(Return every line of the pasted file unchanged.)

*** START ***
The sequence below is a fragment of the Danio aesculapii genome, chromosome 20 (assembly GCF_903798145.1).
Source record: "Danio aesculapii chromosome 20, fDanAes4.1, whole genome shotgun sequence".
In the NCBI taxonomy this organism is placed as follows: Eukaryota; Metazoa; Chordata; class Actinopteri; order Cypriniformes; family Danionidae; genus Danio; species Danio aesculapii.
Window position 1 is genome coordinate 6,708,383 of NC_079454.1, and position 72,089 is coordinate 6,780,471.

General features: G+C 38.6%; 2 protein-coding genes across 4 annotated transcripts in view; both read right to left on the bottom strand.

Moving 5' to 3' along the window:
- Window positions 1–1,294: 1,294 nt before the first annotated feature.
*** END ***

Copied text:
The sequence below is a fragment of the Danio aesculapii genome, chromosome 20 (assembly GCF_903798145.1).
Source record: "Danio aesculapii chromosome 20, fDanAes4.1, whole genome shotgun sequence".
In the NCBI taxonomy this organism is placed as follows: Eukaryota; Metazoa; Chordata; class Actinopteri; order Cypriniformes; family Danionidae; genus Danio; species Danio aesculapii.
Window position 1 is genome coordinate 6,708,383 of NC_079454.1, and position 72,089 is coordinate 6,780,471.

General features: G+C 38.6%; 2 protein-coding genes across 4 annotated transcripts in view; both read right to left on the bottom strand.

Moving 5' to 3' along the window:
- Window positions 1–1,294: 1,294 nt before the first annotated feature.